Web Annotation with Hypothesis Extension

One of the most powerful differences between printed text and digital text, as we’ve already covered, is the ability to annotate in the margins as you would a physical book. We’ve talked about tools that allow you to annotate screenshots, and tools that allow you to curate, then annotate, webpages and articles–now, I want to cover a tool, and point anyone interested toward the philosophy that underpins its existence, that allows you to annotate the web directly.

The tool is called Hypothesis, and it is the product of a team that goes by the same name. Hypothesis lives in your browser and allows you to, when you highlight a section of text with your cursor, annotate that text. The annotation’s relationship to the page’s content is stored online, and is viewable by other users of Hypothesis as well as, of course, always there for you when you return to view the page. The annotations can be hidden or shown, and each annotation supports the ability to hold conversations about the highlighted text in the Hypothesis sidebar.

First, highlight the text with the extension activated.

Hypothesis Pop-Up

Then select either the pen to simply leave it highlighted, or the text-entry icon if you have immediate thoughts.

Hypothesis Highlight

Then notice in the Hypothesis sidebar that all the highlighted/annotated text on the page your browser now shows is organized. Conversations can be had here with other Hypothesis users, or if you yourself are the teacher and have highlighted a section then shared your annotations with your students, between students.

hypothesis comment

The goal of the Hypothesis is to give users the ability to build a collaborative meta-layer overtop the web and all its content and properties, encouraging more deliberative growth and awareness of the online world as it continues to grow and evolve. For our purposes as educators, Hypothesis is an easy-to-use tool for collaboratively studying web resources. If Hypothesis continues to grow and develop as planned, then I think it will continue to be more useful to online educators and their students who want to be able to have contextual conversations about resources that are as web-persistent and nav-relevant as the resources themselves.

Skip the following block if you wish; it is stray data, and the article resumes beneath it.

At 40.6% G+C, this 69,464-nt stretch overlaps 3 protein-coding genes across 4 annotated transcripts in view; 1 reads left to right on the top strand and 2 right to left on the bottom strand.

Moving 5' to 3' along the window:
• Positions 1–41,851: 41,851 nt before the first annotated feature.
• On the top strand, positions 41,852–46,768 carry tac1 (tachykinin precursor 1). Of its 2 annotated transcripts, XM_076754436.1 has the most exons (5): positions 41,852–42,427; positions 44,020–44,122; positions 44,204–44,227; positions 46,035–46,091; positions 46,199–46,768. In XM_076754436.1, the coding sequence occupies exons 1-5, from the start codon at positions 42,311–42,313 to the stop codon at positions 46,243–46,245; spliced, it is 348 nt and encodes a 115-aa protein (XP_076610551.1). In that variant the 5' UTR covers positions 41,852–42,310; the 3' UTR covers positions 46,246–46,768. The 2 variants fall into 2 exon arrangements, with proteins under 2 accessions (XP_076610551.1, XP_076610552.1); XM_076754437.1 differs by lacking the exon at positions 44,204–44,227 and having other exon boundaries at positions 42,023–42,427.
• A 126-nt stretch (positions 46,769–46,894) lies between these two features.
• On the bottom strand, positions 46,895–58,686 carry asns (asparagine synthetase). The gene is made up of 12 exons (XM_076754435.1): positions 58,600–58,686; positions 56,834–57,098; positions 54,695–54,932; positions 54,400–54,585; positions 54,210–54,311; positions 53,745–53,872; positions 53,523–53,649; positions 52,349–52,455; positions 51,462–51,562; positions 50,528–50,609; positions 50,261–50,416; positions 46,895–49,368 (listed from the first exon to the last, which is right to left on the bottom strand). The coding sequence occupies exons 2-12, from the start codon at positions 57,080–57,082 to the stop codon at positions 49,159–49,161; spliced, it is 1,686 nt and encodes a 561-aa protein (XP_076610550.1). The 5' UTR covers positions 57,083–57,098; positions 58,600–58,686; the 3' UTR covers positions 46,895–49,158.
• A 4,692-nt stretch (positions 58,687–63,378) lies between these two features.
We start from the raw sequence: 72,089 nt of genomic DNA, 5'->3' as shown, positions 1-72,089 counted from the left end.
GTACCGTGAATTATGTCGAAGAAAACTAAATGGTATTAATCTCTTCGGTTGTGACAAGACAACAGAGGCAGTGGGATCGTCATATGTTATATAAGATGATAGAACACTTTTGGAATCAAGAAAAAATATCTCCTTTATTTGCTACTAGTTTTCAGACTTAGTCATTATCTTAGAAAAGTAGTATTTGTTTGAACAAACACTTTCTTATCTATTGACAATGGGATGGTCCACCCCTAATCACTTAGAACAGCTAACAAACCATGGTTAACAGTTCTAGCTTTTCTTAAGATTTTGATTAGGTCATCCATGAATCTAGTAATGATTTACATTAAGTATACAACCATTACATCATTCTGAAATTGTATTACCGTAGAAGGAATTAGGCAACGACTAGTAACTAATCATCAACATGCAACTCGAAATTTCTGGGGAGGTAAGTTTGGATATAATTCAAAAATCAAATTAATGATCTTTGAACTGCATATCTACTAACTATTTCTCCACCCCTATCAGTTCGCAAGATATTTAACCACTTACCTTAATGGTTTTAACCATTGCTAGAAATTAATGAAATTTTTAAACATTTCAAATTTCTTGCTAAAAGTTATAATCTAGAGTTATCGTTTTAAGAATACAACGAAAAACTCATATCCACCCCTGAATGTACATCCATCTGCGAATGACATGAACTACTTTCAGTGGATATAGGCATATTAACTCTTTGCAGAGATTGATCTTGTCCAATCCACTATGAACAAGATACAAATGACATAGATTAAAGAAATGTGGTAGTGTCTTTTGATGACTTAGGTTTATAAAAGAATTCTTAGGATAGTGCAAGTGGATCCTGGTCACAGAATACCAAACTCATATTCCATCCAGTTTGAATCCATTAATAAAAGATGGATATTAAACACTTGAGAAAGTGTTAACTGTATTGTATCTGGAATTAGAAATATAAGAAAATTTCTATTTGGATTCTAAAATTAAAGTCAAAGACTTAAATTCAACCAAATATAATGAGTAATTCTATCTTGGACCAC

2 thoughts on “Web Annotation with Hypothesis Extension

  1. Thanks very much for making us aware of this new tool. Could you do a comparison of Hypothesis and Diigo (out for several years)? I don’t see the difference, from what I see here.

    • Heya Radney!

      Sure. The big difference is in Hypothesis’s mission, which (as I understand it) is to create a persistent meta layer across the internet. Comments have no permissions, so anyone and everyone can join in on the conversation. It’s easy to hide all comments and highlights while the extension is running, so switching between the “annotated web” and the un-annotated web is super simple. Therefore its use is specific: to provide a space for perpetual, contextual, open conversation about the content of a webpage. For students this is interesting on multiple levels: One, they may find themselves engaging with others outside of their class; Two, successive cohorts can push the conversation further and further; Three, the conversation can evolve with the content of the webpage itself without losing all of the history of what that page was.

      Secondarily (the second big difference) is that Diigo is, primarily, a bookmarking tool, and Hypothesis is not.

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